Judge Nominations Challenged In Congress
By 2004, every federal appeals court in the country could be controlled by Republican-appointed judges, according to a report by People for the American Way (PFAW). Because federal judges are appointed for life, this could transform the U.S. legal system. Already, seven of the nine Supreme Court justices are Republican-appointed and at least two retirements are expected within the next few years. President Bush has said he would appoint judges in the mold of Antonin Scalia and Clarence Thomas, the Supreme Court's most conservative justices.
An array of groups, including PFAW, NARAL Pro-Choice America, and the Sierra Club, have organized to oppose extreme right-wing nominations to the federal courts. The groups are lobbying Congress, mobilizing the grassroots, and educating the public about the dangers of a right-wing-controlled judiciary.
Democrats in the Senate have filibustered to block two controversial Bush appeals court nominees, Priscilla Owen and Miguel Estrada, and the Senate Judiciary Committee rejected Charles Pickering's nomination to the Fifth Circuit Court of Appeals. The nomination of L.A. Superior Court Judge Carolyn Kuhl to the Ninth Circuit has been opposed by both of California's senators, who have called on the Senate and the Bush administration to respect the long-standing tradition of respecting the positions of home-state senators. Senator Dianne Feinstein voted against Kuhl's nomination after she received 30,000 e-mails calling Kuhl unfit for the federal court. Kuhl favors overturning Roe v. Wade, the case that guaranteed a woman's right to abortion, and defended Bob Jones University, a school that lost federal tax exemptions for forbidding interracial dating.
Elliott Mincberg, vice president of PFAW, hailed a number of recent Supreme Court decisions that upheld civil rights, but warned that all of them depended on narrow majorities that would vanish with the replacement of just one justice. The appointment of one justice who agreed with Scalia and Thomas could lead to the overturn of more than 100 cases, turning back the clock on voting rights, gay rights, affirmative action, reproductive choice, environmental protection, and the right of the poor to lawyers, as well as determine the fate of those detained without trial or access to lawyers as part of the war on terrorism.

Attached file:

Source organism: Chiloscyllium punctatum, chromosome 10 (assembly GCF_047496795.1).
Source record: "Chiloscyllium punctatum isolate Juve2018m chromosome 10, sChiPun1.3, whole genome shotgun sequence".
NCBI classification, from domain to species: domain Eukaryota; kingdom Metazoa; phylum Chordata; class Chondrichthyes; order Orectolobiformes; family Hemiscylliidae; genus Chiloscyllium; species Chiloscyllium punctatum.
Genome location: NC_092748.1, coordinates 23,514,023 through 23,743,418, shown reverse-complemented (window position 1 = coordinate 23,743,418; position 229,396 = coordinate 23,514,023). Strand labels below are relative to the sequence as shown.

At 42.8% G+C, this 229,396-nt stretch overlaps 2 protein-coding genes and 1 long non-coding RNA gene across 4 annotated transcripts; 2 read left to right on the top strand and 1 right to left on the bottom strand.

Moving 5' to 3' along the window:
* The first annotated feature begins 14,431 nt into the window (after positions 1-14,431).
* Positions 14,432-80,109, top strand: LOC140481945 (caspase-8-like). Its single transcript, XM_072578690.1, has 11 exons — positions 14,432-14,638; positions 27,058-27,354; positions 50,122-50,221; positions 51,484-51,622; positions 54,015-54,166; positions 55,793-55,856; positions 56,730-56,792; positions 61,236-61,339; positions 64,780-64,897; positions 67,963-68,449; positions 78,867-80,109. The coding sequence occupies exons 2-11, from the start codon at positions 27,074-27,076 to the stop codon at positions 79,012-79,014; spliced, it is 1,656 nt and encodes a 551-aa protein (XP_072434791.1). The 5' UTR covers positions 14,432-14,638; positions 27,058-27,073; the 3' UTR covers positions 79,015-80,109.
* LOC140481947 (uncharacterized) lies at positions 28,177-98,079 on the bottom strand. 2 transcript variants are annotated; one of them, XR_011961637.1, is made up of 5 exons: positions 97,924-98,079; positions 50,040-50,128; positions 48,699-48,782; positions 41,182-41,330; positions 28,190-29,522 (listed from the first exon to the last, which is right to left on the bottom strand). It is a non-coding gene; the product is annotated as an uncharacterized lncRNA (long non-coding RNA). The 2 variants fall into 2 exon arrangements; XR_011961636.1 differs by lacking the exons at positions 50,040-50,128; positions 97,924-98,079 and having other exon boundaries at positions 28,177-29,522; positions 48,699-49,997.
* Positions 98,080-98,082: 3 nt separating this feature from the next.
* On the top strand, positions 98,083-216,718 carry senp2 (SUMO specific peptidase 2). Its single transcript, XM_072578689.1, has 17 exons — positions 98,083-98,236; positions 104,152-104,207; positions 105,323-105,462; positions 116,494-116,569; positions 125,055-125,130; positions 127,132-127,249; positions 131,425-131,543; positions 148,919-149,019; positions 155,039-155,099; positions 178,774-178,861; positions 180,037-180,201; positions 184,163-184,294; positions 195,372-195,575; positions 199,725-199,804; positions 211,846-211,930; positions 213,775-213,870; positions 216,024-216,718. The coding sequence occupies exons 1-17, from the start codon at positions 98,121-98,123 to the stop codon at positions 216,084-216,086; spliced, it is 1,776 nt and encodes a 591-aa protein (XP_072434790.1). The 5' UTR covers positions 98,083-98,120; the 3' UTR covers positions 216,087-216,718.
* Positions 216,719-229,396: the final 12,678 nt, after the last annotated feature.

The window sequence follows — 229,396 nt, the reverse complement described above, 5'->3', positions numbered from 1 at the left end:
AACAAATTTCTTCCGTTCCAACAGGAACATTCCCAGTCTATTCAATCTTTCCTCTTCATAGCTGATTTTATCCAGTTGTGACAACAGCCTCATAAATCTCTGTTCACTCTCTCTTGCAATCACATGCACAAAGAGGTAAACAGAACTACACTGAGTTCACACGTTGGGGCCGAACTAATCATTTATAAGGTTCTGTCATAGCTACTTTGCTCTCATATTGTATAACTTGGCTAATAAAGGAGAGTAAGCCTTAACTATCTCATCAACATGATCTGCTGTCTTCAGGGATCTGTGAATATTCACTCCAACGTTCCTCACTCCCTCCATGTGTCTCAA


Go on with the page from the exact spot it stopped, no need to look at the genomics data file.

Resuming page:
But opposition to the most extreme appointees could transform the situation, Mincberg says. The Supreme Court's recent gay rights decision, which carved out a broad new right to privacy and could have wide effects on reproductive rights, gay marriage, and gays in the military, was written by Justice Anthony Kennedy, a moderate who was appointed by Ronald Reagan after the appointment of arch-conservative Robert Bork was blocked by Senate Democrats backed by grassroots opposition to Bork's confirmation.
Republican leadership has recently threatened to change the Senate rules that allow a minority to block a nomination by filibuster, calling this tactic obstructionist. Yet the speed of confirmation of Bush's nominees has been record-breaking. During the first year of Bush's term, when the Democrats controlled the Senate, the Senate confirmed 100 nominees, whereas on average only 39 of President Clinton's nominees were confirmed per year, according to PFAW's report. Record numbers of federal court positions were vacant when Bush took office.
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